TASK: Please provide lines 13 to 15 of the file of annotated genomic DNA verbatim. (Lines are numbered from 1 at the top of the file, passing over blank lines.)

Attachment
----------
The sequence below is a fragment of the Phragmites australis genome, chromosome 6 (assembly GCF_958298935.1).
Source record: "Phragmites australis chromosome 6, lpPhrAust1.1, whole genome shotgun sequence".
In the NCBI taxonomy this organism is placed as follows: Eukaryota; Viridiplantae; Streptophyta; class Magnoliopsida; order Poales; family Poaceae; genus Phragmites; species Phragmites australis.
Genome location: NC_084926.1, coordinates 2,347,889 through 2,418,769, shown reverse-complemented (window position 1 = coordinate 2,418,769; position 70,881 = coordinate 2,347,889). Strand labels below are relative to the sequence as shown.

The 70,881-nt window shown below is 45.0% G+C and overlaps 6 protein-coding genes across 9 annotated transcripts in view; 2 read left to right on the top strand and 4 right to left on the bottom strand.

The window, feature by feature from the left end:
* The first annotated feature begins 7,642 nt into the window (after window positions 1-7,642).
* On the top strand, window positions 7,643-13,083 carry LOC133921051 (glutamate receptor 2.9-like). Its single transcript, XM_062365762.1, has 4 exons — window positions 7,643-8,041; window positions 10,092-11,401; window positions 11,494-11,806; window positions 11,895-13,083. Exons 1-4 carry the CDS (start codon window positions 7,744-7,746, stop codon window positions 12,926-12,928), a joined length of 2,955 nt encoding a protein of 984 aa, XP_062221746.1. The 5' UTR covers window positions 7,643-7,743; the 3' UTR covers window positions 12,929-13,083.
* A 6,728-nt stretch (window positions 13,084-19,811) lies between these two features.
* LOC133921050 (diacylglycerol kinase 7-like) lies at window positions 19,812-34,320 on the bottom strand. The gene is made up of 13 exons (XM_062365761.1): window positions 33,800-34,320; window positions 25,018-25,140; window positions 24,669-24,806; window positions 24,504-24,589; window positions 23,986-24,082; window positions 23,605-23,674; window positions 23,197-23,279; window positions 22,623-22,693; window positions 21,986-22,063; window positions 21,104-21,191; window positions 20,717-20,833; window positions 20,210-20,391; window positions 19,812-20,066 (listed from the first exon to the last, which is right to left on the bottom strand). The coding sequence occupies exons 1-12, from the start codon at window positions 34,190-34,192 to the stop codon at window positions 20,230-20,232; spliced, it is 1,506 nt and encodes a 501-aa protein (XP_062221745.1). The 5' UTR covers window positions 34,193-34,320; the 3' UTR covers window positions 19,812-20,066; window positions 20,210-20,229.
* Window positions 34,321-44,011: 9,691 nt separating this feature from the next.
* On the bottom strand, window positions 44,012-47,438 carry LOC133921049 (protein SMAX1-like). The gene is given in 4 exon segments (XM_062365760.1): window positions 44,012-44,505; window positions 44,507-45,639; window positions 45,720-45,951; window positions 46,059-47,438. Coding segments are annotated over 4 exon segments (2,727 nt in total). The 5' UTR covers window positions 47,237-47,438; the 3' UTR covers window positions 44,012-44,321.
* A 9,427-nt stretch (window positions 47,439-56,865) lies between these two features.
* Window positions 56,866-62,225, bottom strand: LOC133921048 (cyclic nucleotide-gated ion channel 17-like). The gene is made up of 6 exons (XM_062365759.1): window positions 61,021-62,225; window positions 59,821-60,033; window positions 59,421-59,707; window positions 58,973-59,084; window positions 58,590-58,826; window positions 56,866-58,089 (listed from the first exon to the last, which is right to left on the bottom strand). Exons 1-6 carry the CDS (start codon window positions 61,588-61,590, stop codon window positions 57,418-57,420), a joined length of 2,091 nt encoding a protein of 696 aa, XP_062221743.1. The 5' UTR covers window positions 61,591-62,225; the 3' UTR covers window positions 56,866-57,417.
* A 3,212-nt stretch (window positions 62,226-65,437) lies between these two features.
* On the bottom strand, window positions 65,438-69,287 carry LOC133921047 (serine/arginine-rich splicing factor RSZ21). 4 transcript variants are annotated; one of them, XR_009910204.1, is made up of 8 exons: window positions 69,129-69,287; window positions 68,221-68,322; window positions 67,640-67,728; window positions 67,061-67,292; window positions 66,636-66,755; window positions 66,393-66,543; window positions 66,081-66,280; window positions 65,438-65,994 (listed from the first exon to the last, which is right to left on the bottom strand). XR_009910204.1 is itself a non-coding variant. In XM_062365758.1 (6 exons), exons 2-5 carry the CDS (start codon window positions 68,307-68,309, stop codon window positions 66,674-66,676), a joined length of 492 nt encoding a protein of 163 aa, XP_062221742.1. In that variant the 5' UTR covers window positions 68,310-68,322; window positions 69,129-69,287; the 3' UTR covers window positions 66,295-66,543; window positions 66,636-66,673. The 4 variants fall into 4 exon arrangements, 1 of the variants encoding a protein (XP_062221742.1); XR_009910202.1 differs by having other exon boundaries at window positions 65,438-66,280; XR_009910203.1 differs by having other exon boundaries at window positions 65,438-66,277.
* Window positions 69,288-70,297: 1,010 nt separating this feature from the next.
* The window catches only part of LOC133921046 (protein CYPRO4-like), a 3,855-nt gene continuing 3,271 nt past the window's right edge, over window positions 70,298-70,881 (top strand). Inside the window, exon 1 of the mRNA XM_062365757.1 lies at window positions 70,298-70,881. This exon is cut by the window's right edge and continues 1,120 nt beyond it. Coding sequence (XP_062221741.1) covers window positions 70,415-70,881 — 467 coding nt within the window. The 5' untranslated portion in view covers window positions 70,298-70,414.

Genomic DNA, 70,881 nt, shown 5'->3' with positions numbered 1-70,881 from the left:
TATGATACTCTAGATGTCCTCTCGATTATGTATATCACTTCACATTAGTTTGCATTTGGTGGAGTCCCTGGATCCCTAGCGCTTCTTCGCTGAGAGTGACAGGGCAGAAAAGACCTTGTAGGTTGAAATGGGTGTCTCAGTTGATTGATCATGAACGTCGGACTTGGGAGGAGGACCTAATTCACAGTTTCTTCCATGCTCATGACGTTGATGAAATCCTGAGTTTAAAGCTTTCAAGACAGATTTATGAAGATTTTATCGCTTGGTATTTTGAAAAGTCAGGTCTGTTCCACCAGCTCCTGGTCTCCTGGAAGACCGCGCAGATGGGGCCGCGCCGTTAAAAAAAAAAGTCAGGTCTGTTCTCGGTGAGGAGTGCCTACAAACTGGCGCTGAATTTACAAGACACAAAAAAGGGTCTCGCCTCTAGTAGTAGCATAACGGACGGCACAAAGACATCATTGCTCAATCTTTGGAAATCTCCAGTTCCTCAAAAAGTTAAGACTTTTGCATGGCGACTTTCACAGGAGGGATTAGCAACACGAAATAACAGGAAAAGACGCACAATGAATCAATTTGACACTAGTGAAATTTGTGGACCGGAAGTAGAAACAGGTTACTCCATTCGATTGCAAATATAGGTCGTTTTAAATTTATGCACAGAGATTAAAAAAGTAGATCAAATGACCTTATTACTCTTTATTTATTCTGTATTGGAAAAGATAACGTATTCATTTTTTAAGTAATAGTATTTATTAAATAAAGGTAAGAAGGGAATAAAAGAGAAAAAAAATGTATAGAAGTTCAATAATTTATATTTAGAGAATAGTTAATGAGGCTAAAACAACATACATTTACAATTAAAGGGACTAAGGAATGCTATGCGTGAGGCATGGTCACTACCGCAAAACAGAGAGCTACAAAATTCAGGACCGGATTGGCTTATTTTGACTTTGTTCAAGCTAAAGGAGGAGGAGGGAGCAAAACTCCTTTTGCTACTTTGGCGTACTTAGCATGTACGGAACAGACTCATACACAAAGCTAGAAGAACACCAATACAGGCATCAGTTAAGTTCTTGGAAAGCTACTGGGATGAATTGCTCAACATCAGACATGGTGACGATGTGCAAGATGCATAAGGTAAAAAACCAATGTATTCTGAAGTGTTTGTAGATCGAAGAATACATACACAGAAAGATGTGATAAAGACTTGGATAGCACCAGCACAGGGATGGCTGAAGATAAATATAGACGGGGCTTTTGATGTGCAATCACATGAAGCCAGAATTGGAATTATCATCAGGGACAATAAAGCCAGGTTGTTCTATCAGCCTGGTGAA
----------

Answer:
* A 9,427-nt stretch (window positions 47,439-56,865) lies between these two features.
* Window positions 56,866-62,225, bottom strand: LOC133921048 (cyclic nucleotide-gated ion channel 17-like). The gene is made up of 6 exons (XM_062365759.1): window positions 61,021-62,225; window positions 59,821-60,033; window positions 59,421-59,707; window positions 58,973-59,084; window positions 58,590-58,826; window positions 56,866-58,089 (listed from the first exon to the last, which is right to left on the bottom strand). Exons 1-6 carry the CDS (start codon window positions 61,588-61,590, stop codon window positions 57,418-57,420), a joined length of 2,091 nt encoding a protein of 696 aa, XP_062221743.1. The 5' UTR covers window positions 61,591-62,225; the 3' UTR covers window positions 56,866-57,417.
* A 3,212-nt stretch (window positions 62,226-65,437) lies between these two features.